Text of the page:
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Last Updated: Friday, 4 May 2007, 09:56 GMT 10:56 UK
First ethnic minority AM elected
Mohammad Asghar
Mohammad Asghar was clearly overcome by his election
The assembly has its first ethnic minority member with the election of Plaid Cymru's Mohammad Asghar on the regional list.

Mr Asghar, who was second on the Plaid list, was the fourth and final AM to be elected in South Wales East.

"I'm lost for words at the moment," he admitted after his election was confirmed at about 0600 BST on Friday.

The Commission for Racial Equality said it was "a huge step forward" and part of the way Wales was taking shape.

Mr Asghar said it would be his "great pleasure" to serve in the assembly.

"I'm very excited and I don't know what to say," he said.

"I will be serving with my heart and soul for the ethnic minorities which are an integral part of the United Kingdom and Wales."

Accountancy course

Plaid MP Adam Price welcomed the election of Mr Asghar, who is affectionately known as Oscar in the party.

Mr Asghar was born in Pashawar in 1945 and lives in Newport. He attended Pashawar University and completed an accountancy course in Nash College, Newport.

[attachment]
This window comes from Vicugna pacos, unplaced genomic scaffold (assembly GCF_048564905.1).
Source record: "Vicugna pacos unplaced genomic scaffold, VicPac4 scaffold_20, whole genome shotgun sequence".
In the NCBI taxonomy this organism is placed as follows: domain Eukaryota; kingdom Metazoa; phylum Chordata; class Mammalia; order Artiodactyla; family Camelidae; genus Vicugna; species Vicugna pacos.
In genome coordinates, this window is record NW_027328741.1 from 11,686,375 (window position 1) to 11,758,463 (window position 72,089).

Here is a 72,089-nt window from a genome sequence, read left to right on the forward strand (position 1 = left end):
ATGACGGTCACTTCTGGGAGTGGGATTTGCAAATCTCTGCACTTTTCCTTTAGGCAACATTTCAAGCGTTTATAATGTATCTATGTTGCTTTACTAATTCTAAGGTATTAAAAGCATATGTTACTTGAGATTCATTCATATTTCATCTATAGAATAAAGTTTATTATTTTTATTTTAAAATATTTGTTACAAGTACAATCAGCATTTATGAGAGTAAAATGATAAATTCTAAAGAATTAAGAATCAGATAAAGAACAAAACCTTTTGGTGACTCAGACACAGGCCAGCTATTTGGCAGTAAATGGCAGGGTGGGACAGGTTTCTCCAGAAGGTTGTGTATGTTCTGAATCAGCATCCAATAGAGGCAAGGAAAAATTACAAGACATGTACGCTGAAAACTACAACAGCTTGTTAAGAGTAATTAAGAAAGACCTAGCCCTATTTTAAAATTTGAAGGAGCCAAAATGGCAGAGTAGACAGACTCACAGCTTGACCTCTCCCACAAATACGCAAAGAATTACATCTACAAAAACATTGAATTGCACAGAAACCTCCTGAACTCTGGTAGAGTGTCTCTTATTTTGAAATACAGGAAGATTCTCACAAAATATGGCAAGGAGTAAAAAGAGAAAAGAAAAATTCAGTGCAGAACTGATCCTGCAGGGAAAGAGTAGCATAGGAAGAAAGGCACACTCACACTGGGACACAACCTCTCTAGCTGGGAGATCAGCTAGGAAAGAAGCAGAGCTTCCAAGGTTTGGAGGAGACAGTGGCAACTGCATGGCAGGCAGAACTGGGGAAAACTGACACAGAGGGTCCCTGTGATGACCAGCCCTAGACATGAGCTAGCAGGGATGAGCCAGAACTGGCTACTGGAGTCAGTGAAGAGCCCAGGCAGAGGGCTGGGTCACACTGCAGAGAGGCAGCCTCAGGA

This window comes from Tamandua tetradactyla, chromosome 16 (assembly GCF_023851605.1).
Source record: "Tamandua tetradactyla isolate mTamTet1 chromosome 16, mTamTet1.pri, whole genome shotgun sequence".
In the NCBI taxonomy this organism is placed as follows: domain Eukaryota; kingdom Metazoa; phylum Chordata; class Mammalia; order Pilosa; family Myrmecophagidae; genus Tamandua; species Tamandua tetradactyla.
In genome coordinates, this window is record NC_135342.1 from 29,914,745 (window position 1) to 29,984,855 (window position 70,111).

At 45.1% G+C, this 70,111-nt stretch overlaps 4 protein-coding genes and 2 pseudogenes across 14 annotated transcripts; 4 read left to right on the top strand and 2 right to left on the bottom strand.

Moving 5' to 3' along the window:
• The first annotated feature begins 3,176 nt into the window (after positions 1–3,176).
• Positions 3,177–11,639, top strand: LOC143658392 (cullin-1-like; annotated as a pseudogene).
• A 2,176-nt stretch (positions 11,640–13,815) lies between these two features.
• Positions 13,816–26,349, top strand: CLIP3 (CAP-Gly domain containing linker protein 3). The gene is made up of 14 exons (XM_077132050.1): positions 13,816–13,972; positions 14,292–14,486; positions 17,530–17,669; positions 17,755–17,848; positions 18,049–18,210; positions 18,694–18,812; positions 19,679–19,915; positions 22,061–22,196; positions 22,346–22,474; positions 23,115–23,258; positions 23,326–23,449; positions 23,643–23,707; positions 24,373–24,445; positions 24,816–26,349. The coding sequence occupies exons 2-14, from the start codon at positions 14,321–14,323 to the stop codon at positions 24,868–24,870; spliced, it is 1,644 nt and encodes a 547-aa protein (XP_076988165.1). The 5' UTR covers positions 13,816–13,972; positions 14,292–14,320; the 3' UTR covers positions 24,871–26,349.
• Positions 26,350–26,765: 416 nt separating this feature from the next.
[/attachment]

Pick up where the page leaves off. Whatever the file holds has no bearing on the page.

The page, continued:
He has stood for Plaid Cymru in previous elections, including the last general election, and is a Plaid regional co-ordinator and member of the National Executive Committee.

'Really good news'

His interests include athletics and badminton, and he is also a keen cricket fan. Mr Asghar also holds a pilot's licence and enjoys flying.

Mr Asghar's political interests include economic development and he feels strongly about combating social exclusion.

His success at the election has been welcomed by director of the Commission for Racial Equality in Wales, Chris Myant.

"I think it's great news, It's all part of the way Wales is taking shape as a nation of diversity on a global stage," he said.

"Naturally it is disappointing that it has taken the political structure in Wales so long to achieve this.

"The assembly sits in Cardiff right beside one of the oldest black communities stretching back a century and a half and that community still faces problems of social exclusion and inequality that the people living there now still share with their great great grandparents.

"There is still a huge step forward to be made, but this is really good news."




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